Some say President Roosevelt benefited from the Japanese attack on Pearl Harbor, since it then “justified” America entering the war and “justified” dropping the atomic bombs on Japan.

        Therefore don’t ask was it justified.

        Ask who benefits.

    • zer0_0zor0

      robertwgordonesq is basically correct.

      Your rationale seems to indicate support for suppression of the expression that reveals symptoms of underlying problems in society that can result in greater conflict if not resolved.

      That is to say, if the parameters of the conflict cannot be defined, then the conflict cannot be resolved.

      Presumably you are not in denial that there is a conflict, and that the conflict should be resolved, correct?

      If so, then your other assertions would seem to indicate that the protesters are simply irrational, or basically criminal.

      It seems that the criminalization of non-violent protests, which would seem to be what you advocate, would cut off all possibility of facilitating conflict resolution based on reasoned examination of the underlying issues, and causing those engaged in the dispute to engage on the basis of reason.

  • Deuce

    So because a few riled up hoodlums are making hate speeches against foreigners. I don’t find it ridiculous that the government hasn’t stepped in, the policy of freedom of speech and of being allowed to demonstrate your beliefs is so hindered by the process of an overbearing government then why bother having this freedom at all we may as well be subject to a life of servitude but it is because we have these freedoms that we may do so in calling a government callous for not acting when clearly the political condition is not only delicate but dangerous. Let us just say for instance. There is a public denouncement of this type of activity are the people who called for this rally any better? they are demonizing people for speech not action.

  • Voice of reason

    Oh how tragic!!!! Why are we as human race so foolish. We are but a fool. We never learn from history. We blame our problems to “foreigners”. In the US, we blame things on Illegal immigration in a country built by immigrants. In Europe, we blame it on Muslims. In Japan, they blame it on other Asians especially Koreans. When are we ever going to stop?

    I admire the Japanese people for overcoming the poverty of post World War II. I certainly like to believe that the vast majority of Japanese people are more enlightened than people in the article and certainly more enlightened than some of their leaders.

    Japan is a powerful country. With its power should come with great humility. Please don’t for God sakes walk the path of the United States whose power is not accompanied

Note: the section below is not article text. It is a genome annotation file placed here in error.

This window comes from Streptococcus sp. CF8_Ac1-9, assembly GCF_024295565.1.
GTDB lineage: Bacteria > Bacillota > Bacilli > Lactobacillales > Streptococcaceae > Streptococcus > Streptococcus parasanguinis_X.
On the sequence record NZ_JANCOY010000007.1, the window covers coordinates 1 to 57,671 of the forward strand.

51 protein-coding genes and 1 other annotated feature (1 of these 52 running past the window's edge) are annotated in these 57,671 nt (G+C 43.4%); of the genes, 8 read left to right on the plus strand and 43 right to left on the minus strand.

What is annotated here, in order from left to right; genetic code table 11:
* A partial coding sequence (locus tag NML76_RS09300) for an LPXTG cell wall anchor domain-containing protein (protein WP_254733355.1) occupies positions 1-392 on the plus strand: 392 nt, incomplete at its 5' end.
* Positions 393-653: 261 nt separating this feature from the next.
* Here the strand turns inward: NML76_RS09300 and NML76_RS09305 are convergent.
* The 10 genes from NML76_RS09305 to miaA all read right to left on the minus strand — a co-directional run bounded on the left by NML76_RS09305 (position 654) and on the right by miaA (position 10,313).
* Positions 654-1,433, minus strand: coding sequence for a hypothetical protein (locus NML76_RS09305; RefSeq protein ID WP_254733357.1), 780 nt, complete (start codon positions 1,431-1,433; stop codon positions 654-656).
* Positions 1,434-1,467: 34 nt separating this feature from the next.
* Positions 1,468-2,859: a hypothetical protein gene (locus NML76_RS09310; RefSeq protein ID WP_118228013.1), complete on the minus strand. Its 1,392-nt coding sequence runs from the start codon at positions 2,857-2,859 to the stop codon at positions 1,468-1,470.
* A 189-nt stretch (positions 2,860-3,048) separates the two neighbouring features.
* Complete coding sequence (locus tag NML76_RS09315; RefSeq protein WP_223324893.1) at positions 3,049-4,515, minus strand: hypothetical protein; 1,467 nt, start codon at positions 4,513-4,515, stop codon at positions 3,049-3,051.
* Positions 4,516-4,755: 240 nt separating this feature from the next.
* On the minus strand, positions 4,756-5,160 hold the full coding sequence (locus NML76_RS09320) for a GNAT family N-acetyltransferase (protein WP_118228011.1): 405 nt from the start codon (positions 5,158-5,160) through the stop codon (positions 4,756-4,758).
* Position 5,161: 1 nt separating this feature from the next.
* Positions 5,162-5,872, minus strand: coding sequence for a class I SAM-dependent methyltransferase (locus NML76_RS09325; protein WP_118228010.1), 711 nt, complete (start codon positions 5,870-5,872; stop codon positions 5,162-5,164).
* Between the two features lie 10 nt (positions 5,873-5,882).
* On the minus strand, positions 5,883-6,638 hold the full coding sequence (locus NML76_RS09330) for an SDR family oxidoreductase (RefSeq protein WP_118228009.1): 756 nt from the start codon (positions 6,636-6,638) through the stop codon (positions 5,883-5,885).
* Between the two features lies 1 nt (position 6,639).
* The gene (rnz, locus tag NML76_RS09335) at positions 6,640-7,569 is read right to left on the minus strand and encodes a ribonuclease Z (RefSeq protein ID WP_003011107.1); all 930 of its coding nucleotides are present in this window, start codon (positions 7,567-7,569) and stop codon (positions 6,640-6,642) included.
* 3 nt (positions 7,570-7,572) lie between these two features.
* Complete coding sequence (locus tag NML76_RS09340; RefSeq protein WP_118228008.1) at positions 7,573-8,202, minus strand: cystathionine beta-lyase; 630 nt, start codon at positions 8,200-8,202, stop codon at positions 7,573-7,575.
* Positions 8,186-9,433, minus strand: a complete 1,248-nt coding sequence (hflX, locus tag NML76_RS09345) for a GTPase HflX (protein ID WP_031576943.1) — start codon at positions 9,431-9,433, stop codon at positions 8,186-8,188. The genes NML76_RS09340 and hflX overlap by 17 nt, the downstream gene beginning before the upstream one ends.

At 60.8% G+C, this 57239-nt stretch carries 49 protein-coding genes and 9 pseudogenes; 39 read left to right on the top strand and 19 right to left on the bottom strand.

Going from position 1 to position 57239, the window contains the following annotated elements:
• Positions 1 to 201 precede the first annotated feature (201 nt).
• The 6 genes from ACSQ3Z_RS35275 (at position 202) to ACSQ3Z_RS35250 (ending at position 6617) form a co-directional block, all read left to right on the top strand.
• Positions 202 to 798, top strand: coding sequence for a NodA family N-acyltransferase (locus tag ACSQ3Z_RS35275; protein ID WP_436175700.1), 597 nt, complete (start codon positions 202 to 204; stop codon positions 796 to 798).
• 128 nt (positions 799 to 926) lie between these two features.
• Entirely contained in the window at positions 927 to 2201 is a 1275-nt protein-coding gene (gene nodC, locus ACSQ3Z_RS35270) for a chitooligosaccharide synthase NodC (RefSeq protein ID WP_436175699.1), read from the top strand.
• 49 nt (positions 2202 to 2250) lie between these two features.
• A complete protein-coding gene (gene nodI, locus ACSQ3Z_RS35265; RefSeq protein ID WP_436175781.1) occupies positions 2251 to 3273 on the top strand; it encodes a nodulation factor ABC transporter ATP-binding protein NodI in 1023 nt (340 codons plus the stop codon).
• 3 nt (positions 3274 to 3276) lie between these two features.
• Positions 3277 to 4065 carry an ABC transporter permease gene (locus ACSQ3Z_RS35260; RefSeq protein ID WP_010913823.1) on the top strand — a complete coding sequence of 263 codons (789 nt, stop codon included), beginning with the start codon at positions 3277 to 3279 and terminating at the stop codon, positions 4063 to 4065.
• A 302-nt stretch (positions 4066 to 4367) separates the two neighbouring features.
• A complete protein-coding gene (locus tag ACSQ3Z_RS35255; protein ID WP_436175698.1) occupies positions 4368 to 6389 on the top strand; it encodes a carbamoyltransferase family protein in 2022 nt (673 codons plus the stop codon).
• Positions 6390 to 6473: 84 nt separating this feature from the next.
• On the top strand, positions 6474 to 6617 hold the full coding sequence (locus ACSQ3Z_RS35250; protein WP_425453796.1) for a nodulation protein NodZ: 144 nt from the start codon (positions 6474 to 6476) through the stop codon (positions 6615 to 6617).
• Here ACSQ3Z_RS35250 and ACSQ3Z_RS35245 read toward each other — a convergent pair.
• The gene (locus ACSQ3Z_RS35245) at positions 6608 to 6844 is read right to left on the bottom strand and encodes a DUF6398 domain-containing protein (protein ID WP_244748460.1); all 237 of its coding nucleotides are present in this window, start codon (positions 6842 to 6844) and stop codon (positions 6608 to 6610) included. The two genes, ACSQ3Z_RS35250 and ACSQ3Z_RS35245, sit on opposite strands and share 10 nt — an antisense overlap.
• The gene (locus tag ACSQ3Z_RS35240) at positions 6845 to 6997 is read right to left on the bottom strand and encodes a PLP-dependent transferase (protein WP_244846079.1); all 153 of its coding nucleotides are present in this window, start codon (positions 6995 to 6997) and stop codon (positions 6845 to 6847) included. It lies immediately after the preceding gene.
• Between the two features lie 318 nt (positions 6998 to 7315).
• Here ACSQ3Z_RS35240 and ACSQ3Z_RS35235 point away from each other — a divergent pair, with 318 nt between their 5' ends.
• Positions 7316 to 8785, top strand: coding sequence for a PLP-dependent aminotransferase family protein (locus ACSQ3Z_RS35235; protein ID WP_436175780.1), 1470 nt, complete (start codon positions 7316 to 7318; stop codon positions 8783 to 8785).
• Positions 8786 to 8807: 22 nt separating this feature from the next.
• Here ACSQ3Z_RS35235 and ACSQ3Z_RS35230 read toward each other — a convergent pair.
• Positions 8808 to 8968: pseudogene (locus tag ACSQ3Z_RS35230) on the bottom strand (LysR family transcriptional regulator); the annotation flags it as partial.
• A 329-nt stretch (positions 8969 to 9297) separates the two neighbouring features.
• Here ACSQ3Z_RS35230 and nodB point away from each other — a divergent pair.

• Andrew Livingston

      You’re absolutely right. If we look all over the world, we can see all sorts of groups blaming all their problems on foreigners.

      There are even international conferences for these people who get together and agree that having each other in their countries is problematic. I find those conferences to be a great source of comedy.

  • phil

    Looking at the photo of the japanese haters:The irony of the fabricated swastika korean flag with their own use of the imperial jap flag used in wwII…..wrong and idiotic on so many grounds.

    • echykr

      Indeed, I was thinking “Pot, meet kettle” when I saw the hilarious juxtaposition of these two flags.

  • Glen Douglas Brügge

    I honestly don’t have an issue with Abe’s remarks. Hate speech, although repugnant, is protected. I may be misinterpreting his words, but they essentially say, “While hate speech is certainly not pretty, the populace ultimately decides whether to listen or not.” And this is essentially how it is all over the world, in any democratic society. In the US we have the Westboro picketers, the KKK etc. No one approves of them, but we cannot forcefully silence them. Maybe Abe’s words of condemnation were not strong enough, but I believe his message was meant to reflect the fact that they do indeed have the right to spew their vitriol.

    • http://ameblo.jp/cluttered-talk/ Michiko

      Hi, you might be…ignorant, sorry, specifically about us.
      Why couldn’t Abe be hard with the racists, because they do support him.
      The racists are, very people who’re strongly loving and supporting Abe, and he knows it well.
      He doesn’t depress his own supporters, since which means he’d got lost his votes.
      Foreign people don’t have to defend or affirm Abe, there’s no reason for him to get it.

      • Glen Douglas Brügge

        No, I lived in Japan for many years and am fluent in the language (I teach it in fact) and have many Japanese friends of all age groups. And you, obviously, have misunderstood what I was saying. Is he openly supporting racism, or merely saying “Racism is unfortunate, but the public must make up their minds whether or not to accept their message of hate?” We have the same in the US, and they are allowed a platform, although we are stronger in condemning it, but regardless, if you want to buy into a message of hate, you are free to do so in any democracy (and I was not implying that there aren’t those Japanese who oppose racism). This is what I get from this statement. If it is a veiled attempt to gain further support, then that does not speak well of the Japanese leadership. But do we know for sure? Now if Abe starts suppressing the freedom of speech of those who oppose the government, as seems to be hinted at in his desire to “revamp” the constitution (like the Nazis), then yes, he needs to be treated with ire. But until then, I do not see his remark as being terribly undemocratic or offensive (if taken in context). I dislike the man, and the Japanese nationalists (because they are the ones that make Japan look backwards, and bring shame upon the nation (like Tōru Hashimoto and Ishihara Shintaro), but his remark is not out of line.